Pure phonics instruction is meticulous and begins with baby steps. Children are first taught the 44 basic sounds in the English language and how those sounds are formed by combinations of the 26 letters of the alphabet. Then they learn how to sound out or decode the words. Sentences, stories and books come linked to these particular skills.
At City Springs Elementary in Baltimore, which has adopted a rigorous phonics-based reading program, first-graders progressed in the first month of class from a review of sounds they learned in kindergarten to simple stories that employ limited sets of sounds, such as one titled, "Lots of Pots."
In one City Springs class, first-graders were recently asked to circle the words on a work sheet that matched pictures. Most of the children were confused by a drawing of a jar with grapes on the label. Told that the picture was of "jam" - for many little children it's all jelly - several children were able to sound out the word quickly and select "jam" from look-alikes "gem" and "jab."
Their experience illustrates, phonics advocates say, that once children learn the rules, they can figure out words they've never seen. Meaning comes in time.
By contrast, whole language approaches reading instruction from the opposite direction. It holds that children learn to read by reading. Once exposed to literature and taught to love language, children will become readers.
Whole-language classrooms use books filled with broad vocabularies and more complex stories than the simple texts given to beginning phonics readers. When children come across unfamiliar words - rather than being encouraged to sound them out - they are often told to guess or look at an accompanying picture for clues.
In a first-grade classroom at Centennial Lane Elementary School in Ellicott City, for example, students recently were reading "The Best Dressed Bear" - a 3-foot-tall book on display in front of the room.
Before opening the cover, teacher Christina Haris asks students to predict what will happen based on the title of the book. Some suggest the bear will be going to a wedding. Others suggest the bear will enter a contest.
As Haris and the students read aloud together, she asks the students what strategy they're using to figure out words they don't know.
"The pictures," comes the reply.
"That's right. You're using the picture," Haris says. "The pictures tell the whole story themselves."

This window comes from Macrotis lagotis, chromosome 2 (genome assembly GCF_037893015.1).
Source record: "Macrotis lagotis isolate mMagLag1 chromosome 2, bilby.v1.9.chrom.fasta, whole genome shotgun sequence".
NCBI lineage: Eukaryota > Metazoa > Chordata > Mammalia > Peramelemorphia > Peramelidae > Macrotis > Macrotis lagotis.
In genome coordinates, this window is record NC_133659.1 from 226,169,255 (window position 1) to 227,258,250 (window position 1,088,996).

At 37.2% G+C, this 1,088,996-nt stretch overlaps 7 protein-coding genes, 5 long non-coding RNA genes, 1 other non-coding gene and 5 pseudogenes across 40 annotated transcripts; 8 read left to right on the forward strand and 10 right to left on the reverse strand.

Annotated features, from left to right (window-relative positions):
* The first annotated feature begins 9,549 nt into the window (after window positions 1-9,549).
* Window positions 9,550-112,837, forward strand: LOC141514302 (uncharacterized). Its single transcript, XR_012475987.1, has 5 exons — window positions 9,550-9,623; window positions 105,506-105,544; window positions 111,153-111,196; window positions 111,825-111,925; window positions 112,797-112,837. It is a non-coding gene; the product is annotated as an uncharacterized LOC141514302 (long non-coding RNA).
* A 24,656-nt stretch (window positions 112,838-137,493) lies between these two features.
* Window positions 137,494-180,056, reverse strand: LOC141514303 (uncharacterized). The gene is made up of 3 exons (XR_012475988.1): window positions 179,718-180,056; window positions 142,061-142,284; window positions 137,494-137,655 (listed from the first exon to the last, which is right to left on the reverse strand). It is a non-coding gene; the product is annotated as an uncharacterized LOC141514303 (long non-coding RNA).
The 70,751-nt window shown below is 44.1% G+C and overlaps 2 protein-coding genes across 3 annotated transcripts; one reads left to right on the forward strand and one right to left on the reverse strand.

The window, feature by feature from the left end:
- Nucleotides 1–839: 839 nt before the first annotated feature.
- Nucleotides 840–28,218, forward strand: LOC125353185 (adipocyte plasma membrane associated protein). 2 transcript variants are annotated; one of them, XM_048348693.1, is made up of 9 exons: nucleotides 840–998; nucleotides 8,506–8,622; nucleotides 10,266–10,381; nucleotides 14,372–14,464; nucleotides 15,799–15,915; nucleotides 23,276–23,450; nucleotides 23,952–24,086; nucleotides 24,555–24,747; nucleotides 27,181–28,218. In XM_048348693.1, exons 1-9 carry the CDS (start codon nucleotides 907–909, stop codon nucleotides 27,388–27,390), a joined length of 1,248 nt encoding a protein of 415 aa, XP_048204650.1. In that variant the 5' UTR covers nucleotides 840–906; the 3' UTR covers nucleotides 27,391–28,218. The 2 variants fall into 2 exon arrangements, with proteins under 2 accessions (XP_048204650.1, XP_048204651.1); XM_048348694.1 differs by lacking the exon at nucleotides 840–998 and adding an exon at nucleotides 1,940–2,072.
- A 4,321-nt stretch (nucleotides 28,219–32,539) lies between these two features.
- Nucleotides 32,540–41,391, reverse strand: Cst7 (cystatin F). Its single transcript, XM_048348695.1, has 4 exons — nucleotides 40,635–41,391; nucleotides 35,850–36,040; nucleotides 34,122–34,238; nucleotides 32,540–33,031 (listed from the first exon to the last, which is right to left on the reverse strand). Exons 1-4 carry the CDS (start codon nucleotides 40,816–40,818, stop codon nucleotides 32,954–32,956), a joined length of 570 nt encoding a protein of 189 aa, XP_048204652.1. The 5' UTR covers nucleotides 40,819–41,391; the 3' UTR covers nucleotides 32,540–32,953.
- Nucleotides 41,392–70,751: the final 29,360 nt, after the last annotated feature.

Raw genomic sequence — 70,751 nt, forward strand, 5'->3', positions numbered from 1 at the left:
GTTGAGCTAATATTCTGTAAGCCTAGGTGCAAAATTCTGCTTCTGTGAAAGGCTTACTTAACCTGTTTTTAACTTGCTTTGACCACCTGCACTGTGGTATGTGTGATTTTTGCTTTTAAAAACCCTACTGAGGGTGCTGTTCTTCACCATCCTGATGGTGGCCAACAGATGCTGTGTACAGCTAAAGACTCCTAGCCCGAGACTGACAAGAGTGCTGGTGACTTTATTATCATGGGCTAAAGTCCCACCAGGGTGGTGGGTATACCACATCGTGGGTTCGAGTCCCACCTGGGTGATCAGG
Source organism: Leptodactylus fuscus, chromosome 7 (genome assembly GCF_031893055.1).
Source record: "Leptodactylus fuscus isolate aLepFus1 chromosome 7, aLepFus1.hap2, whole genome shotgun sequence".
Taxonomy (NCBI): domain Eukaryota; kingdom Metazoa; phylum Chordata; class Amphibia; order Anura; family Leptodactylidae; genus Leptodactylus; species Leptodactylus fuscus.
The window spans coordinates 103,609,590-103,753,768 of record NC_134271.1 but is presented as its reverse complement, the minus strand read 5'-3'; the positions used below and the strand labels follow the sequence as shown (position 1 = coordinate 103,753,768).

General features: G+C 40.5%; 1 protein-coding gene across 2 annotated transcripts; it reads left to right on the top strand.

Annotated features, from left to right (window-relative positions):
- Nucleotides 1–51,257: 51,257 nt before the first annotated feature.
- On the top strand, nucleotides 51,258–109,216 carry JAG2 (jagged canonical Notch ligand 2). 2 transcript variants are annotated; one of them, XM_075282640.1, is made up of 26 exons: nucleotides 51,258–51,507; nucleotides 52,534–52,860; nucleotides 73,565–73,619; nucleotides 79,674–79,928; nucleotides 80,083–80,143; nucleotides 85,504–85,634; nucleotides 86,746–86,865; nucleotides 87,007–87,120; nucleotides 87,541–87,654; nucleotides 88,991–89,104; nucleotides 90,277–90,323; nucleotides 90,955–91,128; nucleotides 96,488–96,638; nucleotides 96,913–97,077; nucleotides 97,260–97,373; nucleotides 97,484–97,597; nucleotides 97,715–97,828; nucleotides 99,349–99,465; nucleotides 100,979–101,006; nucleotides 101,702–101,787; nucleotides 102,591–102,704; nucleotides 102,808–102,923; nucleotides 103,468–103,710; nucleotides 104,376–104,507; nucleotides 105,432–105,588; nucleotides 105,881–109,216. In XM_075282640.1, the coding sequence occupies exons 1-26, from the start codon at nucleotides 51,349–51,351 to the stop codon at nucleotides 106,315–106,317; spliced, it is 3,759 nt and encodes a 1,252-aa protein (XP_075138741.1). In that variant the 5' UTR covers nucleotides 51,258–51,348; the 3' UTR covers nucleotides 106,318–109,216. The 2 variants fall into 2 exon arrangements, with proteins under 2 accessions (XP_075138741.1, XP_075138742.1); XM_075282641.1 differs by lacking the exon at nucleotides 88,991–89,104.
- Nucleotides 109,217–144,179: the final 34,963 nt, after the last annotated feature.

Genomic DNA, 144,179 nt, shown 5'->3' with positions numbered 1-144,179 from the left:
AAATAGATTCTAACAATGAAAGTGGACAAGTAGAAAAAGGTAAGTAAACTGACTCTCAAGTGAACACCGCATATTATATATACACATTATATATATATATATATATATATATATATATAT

About half of all children will eventually learn to read at their grade level, whether they're taught to sound out unfamiliar words or to look at pictures.
But for almost as many children - those who do not seem to have a natural ability to sort out the sounds within words - learning to read can be excruciating. The most severely challenged are often labeled dyslexic because, despite their often high intelligence, they have great difficulty deciphering the words on a page.
"You can have an IQ of 145, be a great reasoner and still be a poor reader," says NIH neuropsychologist Lyon. "Some of these bright kids can't get through a story, but if you take the book away and read them the story, they'll talk about it all day long."
Over the past 15 years, Lyon and his NIH colleagues have observed more than 10,000 children and have published more than 26 books and 2,000 articles in their quest to discover why some children read with ease and others do not.
They have launched clinical trials involving almost 5,900 children in 10 cities to determine which methods work best for teaching children with reading problems. They've learned to predict, even with kindergartners, which children will later have troubles based on their early inability to hear and repeat subtle sounds, identify letters and write their names.
And they have studied the ways that children learn, using pure phonics, pure whole-language programs and combinations of both.
Their conclusion: Children learn to read best if they're first given "phoneme-awareness" training in the sounds of the English language and then taught the letter-sound relationships of traditional phonics. All along, teachers should also expose children to literature by reading to them and giving them interesting books to read as in the whole-language method.
"To read the English language, there is no way to get around the fact that you have to decode it," Lyon says. "The key is the right mix and that you start early."